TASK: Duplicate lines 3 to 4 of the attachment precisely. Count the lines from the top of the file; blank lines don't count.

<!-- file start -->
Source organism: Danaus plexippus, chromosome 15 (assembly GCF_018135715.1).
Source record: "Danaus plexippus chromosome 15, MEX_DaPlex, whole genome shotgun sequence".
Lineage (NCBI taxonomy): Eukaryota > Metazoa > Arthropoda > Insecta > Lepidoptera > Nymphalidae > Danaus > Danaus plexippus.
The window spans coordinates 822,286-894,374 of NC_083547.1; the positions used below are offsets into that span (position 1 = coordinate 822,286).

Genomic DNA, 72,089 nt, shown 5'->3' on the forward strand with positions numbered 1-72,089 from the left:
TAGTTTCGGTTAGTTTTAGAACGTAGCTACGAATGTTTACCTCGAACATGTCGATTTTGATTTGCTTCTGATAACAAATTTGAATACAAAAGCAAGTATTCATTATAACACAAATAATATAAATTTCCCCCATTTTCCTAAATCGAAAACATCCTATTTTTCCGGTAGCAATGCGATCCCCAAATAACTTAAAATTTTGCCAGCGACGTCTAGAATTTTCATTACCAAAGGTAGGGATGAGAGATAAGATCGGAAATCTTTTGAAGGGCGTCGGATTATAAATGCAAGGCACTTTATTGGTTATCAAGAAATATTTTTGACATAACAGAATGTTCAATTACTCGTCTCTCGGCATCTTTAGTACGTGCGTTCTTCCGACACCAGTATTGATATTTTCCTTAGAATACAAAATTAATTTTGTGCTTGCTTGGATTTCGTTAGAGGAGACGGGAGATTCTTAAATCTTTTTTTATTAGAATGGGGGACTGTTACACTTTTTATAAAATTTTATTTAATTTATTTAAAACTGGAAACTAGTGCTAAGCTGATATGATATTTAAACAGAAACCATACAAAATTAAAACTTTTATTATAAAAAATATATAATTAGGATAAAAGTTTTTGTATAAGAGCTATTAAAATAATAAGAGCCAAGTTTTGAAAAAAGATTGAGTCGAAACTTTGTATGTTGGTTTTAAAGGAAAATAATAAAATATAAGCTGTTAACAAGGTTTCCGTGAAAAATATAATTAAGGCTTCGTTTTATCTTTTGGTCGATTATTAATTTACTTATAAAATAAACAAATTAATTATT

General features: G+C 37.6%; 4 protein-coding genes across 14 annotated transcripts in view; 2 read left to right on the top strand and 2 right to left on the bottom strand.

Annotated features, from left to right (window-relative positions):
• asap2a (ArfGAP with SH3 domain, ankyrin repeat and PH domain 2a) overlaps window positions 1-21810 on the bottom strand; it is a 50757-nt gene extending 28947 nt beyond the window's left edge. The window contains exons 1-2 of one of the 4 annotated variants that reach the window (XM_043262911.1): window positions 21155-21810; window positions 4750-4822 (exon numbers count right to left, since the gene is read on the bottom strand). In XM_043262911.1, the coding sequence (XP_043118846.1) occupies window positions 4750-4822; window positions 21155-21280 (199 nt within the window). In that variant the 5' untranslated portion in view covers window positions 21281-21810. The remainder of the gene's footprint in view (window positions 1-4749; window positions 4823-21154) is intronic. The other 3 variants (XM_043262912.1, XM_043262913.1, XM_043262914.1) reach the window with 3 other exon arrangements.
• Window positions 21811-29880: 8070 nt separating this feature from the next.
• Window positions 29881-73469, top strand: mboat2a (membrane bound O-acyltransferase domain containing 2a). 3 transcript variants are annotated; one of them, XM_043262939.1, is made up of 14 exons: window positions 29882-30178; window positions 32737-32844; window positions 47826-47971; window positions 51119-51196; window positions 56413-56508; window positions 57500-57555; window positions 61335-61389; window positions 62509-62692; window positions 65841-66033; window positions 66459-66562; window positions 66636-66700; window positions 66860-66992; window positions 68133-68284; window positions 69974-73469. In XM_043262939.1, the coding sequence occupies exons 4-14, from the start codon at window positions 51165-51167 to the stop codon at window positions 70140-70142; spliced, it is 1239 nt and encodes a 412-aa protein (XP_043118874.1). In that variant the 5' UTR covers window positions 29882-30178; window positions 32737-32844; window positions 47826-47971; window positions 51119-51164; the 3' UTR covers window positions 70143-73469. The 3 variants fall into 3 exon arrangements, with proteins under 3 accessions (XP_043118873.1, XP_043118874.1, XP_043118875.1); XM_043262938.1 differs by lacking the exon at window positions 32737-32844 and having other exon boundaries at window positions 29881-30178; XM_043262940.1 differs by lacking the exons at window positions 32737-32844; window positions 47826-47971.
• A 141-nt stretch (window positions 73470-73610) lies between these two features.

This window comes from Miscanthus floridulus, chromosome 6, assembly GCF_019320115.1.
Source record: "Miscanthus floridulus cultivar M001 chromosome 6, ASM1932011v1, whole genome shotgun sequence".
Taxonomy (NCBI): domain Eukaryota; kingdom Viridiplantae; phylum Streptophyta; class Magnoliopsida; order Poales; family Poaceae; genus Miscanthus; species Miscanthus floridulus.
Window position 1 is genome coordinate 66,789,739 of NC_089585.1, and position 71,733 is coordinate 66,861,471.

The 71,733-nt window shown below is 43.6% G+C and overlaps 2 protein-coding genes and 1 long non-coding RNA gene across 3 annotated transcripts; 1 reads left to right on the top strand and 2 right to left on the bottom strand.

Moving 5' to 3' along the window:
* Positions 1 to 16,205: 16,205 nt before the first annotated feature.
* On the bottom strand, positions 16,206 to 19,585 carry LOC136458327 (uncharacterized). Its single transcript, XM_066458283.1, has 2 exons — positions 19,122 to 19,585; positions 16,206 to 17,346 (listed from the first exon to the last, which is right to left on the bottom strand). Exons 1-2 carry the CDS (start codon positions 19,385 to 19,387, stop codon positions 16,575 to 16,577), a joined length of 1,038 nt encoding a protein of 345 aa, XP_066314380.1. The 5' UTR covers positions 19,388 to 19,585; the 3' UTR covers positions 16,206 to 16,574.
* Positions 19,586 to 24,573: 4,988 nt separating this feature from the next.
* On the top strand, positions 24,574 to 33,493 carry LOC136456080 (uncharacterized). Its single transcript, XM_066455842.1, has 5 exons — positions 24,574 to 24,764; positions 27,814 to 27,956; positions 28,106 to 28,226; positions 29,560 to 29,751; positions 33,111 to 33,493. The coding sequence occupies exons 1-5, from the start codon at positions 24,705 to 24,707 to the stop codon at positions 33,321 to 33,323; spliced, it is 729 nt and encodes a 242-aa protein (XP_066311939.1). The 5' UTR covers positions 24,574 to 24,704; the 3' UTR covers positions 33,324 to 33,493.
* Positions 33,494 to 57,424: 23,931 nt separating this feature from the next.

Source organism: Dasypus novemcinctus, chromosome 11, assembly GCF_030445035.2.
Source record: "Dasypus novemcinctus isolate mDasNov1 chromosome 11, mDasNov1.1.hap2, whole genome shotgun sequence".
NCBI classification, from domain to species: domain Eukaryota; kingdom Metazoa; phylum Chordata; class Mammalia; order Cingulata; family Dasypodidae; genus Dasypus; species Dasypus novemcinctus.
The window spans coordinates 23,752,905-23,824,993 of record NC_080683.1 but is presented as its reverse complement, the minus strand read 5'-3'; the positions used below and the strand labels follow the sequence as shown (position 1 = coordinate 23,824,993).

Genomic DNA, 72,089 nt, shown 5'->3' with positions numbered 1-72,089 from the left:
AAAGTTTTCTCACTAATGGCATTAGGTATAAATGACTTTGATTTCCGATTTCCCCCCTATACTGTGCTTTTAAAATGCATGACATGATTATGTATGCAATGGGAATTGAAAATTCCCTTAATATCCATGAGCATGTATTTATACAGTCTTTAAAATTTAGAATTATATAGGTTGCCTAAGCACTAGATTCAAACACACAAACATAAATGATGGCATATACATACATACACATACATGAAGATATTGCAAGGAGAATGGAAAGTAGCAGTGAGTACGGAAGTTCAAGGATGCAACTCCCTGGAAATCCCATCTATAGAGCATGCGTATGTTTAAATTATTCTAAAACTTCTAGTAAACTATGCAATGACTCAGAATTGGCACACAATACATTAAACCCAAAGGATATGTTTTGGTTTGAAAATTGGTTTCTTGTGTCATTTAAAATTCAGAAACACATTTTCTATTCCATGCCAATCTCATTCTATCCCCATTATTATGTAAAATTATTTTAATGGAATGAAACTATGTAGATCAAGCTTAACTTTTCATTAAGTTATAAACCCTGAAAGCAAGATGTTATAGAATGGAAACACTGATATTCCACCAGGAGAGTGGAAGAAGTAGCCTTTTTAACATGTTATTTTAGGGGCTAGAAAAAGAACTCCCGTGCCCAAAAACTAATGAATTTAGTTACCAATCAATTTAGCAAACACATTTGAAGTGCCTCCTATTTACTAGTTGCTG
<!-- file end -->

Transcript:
Lineage (NCBI taxonomy): Eukaryota > Metazoa > Arthropoda > Insecta > Lepidoptera > Nymphalidae > Danaus > Danaus plexippus.
The window spans coordinates 822,286-894,374 of NC_083547.1; the positions used below are offsets into that span (position 1 = coordinate 822,286).